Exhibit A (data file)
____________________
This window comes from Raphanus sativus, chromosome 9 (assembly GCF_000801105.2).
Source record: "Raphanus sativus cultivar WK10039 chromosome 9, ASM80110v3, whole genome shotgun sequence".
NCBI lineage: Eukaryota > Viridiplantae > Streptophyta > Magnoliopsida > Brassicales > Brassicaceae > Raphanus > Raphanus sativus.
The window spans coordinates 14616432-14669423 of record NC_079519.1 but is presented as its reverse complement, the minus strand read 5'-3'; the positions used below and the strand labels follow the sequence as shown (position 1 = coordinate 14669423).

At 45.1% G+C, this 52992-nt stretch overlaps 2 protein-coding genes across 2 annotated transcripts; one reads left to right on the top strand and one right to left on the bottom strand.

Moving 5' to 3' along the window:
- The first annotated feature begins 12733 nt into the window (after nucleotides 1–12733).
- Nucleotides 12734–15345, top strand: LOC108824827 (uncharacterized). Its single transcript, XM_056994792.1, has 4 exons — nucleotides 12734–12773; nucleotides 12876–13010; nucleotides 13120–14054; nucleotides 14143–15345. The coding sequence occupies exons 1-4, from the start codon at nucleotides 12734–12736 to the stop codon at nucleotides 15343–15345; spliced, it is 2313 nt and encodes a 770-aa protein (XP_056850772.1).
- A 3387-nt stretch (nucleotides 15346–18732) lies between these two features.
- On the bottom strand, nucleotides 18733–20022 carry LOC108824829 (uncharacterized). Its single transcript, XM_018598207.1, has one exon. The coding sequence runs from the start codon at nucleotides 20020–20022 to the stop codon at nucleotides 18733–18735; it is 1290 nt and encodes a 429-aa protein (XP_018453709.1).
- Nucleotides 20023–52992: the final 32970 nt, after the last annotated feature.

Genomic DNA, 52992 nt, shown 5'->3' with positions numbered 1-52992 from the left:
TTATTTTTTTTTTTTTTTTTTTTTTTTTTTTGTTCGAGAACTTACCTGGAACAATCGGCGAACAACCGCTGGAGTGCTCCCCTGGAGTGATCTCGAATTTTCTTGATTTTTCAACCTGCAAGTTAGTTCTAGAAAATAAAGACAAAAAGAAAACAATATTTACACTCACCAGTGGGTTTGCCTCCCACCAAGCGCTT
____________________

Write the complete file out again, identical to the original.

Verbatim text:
This window comes from Raphanus sativus, chromosome 9 (assembly GCF_000801105.2).
Source record: "Raphanus sativus cultivar WK10039 chromosome 9, ASM80110v3, whole genome shotgun sequence".
NCBI lineage: Eukaryota > Viridiplantae > Streptophyta > Magnoliopsida > Brassicales > Brassicaceae > Raphanus > Raphanus sativus.
The window spans coordinates 14616432-14669423 of record NC_079519.1 but is presented as its reverse complement, the minus strand read 5'-3'; the positions used below and the strand labels follow the sequence as shown (position 1 = coordinate 14669423).

At 45.1% G+C, this 52992-nt stretch overlaps 2 protein-coding genes across 2 annotated transcripts; one reads left to right on the top strand and one right to left on the bottom strand.

Moving 5' to 3' along the window:
- The first annotated feature begins 12733 nt into the window (after nucleotides 1–12733).
- Nucleotides 12734–15345, top strand: LOC108824827 (uncharacterized). Its single transcript, XM_056994792.1, has 4 exons — nucleotides 12734–12773; nucleotides 12876–13010; nucleotides 13120–14054; nucleotides 14143–15345. The coding sequence occupies exons 1-4, from the start codon at nucleotides 12734–12736 to the stop codon at nucleotides 15343–15345; spliced, it is 2313 nt and encodes a 770-aa protein (XP_056850772.1).
- A 3387-nt stretch (nucleotides 15346–18732) lies between these two features.
- On the bottom strand, nucleotides 18733–20022 carry LOC108824829 (uncharacterized). Its single transcript, XM_018598207.1, has one exon. The coding sequence runs from the start codon at nucleotides 20020–20022 to the stop codon at nucleotides 18733–18735; it is 1290 nt and encodes a 429-aa protein (XP_018453709.1).
- Nucleotides 20023–52992: the final 32970 nt, after the last annotated feature.

Genomic DNA, 52992 nt, shown 5'->3' with positions numbered 1-52992 from the left:
TTATTTTTTTTTTTTTTTTTTTTTTTTTTTTGTTCGAGAACTTACCTGGAACAATCGGCGAACAACCGCTGGAGTGCTCCCCTGGAGTGATCTCGAATTTTCTTGATTTTTCAACCTGCAAGTTAGTTCTAGAAAATAAAGACAAAAAGAAAACAATATTTACACTCACCAGTGGGTTTGCCTCCCACCAAGCGCTT